Five species were present at both the WZFZ and Afanasy Nikitin Seamount, specifically Eurythenes maldoror d'Udekem d'Acoz & Havermans, 2015, Alicella gigantea Chevreux, 1899, Paralicella caperesca Shulenberger & Barnard, 1976, Paralicella. tenuipes Chevreux, 1908, and Cyclocaris sp. nov. Whilst Abyssorchomene gerulicorbis (Shulenberger & Barnard, 1976), Civifractura serendipia, B. schellenbergi, Valettietta sp. nov., S. sigmacrus, and Cleonardo sp. indent. were only present at the Zenith Plateau and WZFZ, and Hirondellea sp. nov. and Abyssorchomene distinctus (Birstein and Vinogradov 1960) were only recovered from the Afanasy Nikitin Seamount. At abyssal depths, P. tenuipes and P. caperesca were numerically dominant, with P. tenuipes present at every depth. The relative abundance of P. tenuipes decreased from 96.5% at 6162 m to 61.7% at 6537 m, which coincided with the presence of B. schellenbergi. Bathycallisoma schellenbergi was only present at 6537 and 6546 m and accounted for 32.6% and 55% of the catch, respectively. Cluster analysis between the Zenith Plateau, WZFZ, and Afanasy Nikitin Seamount did not identify any significant groupings (average similarity 57.23%; Table S4).

Six distinct communities were identified in comparing the eight East Indian Ocean sites with 32 Pacific Ocean sites at species-level identification (Fig. 3a; Fujii et al. 2013; Lacey et al. 2016). The East Indian Ocean sites were delimited within Cluster 4. The comparative sites comprised Clusters 1, 2, 3, 5, and 6. The comparative site clustering was nearly equivalent to those identified by Lacey et al. (2016), with a slight exception to Clusters 3, 5, and 6 due to more accurate identification of Eurythenes spp. from the Peru Chile Trench (Eustace et al. 2016). Cluster 1 comprised two deep hadal sites from Peru Chile Trench. Cluster 2 contained the three hadal sites from New Hebrides Trench, and the eight sites deeper than 6097 m from Kermadec Trench. Cluster 3 comprised two abyssal sites and one shallow hadal site (6173 m) from Peru Chile Trench. Cluster 5 included the four bathyal sites, one abyssal site (4192 m), and one shallow hadal (6097 m) from Kermadec Trench. Cluster 6 comprised the four bathyal and five abyssal stations from New Hebrides Trench, all stations from South Fiji Basin (4100 m), and one abyssal site (5242 m) from Kermadec Trench. The average dissimilarity between Cluster 4 and the comparative clusters was 81.51%, where the lowest dissimilarity was to Cluster 6 (New Hebrides Trench bathyal and abyssal; 71.88%) and highest dissimilarity was to Cluster 1 (Peru–Chile Trench hadal; 97.52%) (Table S4). The dissimilarity was attributed to at least five different species, where P. tenuipes consistently contributed the greatest to the difference in community assemblage (Table S4).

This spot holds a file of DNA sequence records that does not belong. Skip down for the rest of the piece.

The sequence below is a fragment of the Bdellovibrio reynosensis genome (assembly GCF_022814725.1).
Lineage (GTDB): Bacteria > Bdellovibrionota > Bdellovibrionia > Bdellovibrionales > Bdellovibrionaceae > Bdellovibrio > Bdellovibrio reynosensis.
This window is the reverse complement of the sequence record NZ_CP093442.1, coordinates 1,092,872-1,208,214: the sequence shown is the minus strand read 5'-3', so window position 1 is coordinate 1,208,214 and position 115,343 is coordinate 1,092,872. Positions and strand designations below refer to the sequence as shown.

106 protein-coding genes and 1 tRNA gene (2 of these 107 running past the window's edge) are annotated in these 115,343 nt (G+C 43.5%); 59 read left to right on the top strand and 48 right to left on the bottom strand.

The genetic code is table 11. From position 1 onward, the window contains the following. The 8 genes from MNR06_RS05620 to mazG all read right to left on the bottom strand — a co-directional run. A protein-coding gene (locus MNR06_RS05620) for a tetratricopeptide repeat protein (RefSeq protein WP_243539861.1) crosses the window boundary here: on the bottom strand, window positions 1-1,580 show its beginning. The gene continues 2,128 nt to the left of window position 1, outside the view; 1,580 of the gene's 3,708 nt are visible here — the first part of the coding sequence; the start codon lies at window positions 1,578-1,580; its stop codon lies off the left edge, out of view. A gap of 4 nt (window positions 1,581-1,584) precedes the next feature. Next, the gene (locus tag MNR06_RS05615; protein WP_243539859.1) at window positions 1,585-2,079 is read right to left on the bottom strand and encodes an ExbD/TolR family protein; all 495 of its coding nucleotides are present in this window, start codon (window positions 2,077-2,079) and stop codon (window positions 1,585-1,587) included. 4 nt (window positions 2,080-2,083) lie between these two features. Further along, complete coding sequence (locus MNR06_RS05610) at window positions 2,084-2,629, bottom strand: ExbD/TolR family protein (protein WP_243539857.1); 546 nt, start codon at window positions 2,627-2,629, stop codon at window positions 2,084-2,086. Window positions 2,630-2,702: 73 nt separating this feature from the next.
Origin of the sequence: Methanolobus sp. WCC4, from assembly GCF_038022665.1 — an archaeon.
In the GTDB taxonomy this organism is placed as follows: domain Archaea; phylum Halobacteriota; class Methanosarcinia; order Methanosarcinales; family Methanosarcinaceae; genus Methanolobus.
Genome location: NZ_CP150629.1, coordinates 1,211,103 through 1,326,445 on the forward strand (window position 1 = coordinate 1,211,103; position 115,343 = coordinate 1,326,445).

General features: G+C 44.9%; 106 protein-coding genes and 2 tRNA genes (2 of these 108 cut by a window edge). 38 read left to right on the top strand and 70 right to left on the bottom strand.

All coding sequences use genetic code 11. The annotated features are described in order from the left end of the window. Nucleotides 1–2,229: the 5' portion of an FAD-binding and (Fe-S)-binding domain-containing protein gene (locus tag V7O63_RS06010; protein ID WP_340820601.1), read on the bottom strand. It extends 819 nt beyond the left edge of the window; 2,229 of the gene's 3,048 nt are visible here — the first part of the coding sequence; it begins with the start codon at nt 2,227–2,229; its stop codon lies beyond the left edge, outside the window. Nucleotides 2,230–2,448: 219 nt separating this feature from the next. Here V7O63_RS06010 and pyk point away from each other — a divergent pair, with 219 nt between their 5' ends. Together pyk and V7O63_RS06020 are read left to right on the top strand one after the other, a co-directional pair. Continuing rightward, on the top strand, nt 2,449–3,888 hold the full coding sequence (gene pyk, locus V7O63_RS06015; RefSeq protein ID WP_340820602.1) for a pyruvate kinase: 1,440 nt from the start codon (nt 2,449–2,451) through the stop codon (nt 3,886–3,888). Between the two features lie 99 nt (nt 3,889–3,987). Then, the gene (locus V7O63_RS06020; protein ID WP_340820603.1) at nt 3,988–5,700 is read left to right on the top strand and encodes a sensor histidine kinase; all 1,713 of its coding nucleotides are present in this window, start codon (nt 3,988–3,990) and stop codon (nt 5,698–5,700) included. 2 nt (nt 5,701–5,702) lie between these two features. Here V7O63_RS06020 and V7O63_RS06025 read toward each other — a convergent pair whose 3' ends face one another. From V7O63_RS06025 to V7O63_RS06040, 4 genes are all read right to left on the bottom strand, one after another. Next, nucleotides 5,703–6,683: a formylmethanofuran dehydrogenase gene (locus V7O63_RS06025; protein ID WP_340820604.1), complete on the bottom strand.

Fig. 3
figure 3

Community structure and amphipod abundance in abyssal and hadal environments using non-metric multidimensional scaling ordination (nMDS): a Species-level identifications, and b Genus-level identifications. Colour denotes location, and shapes denote depth range of sampling sites. Encircling lines denote community grouping identified by SIMPROF

Two distinct communities were resolved when identification was to the genus-level (Fig. 3b). Cluster A comprised all the East Indian Ocean sites, the bathyal and abyssal comparison sites, and two hadal sites from the Kermadec and New Hebrides trenches. Cluster B contained 13 of the 14 hadal subduction trench sites. Similarity within Cluster A (60.01%) was attributed to Paralicella and Abyssorchomene (Table S5). Whilst Cluster B had a lower similarity (55.63%) and was defined by Hirondellea and Bathycallisoma. Between the two clusters, the dissimilarity level was 80.42% (Table S5). The near-exclusive presence of Hirondellea in Cluster B and Paralicella and Abyssorchomene in Cluster A accounted for 18.92%, 17.92%, and 15.69% of the dissimilarity, respectively (Table S5). Bathycallisoma (14.97%) and Eurythenes (10.96%) also contributed to the dissimilarity between clusters, as presence and abundance varied at some depths (Table S5).

Bathycallisoma schellenbergi demographics and phylogeography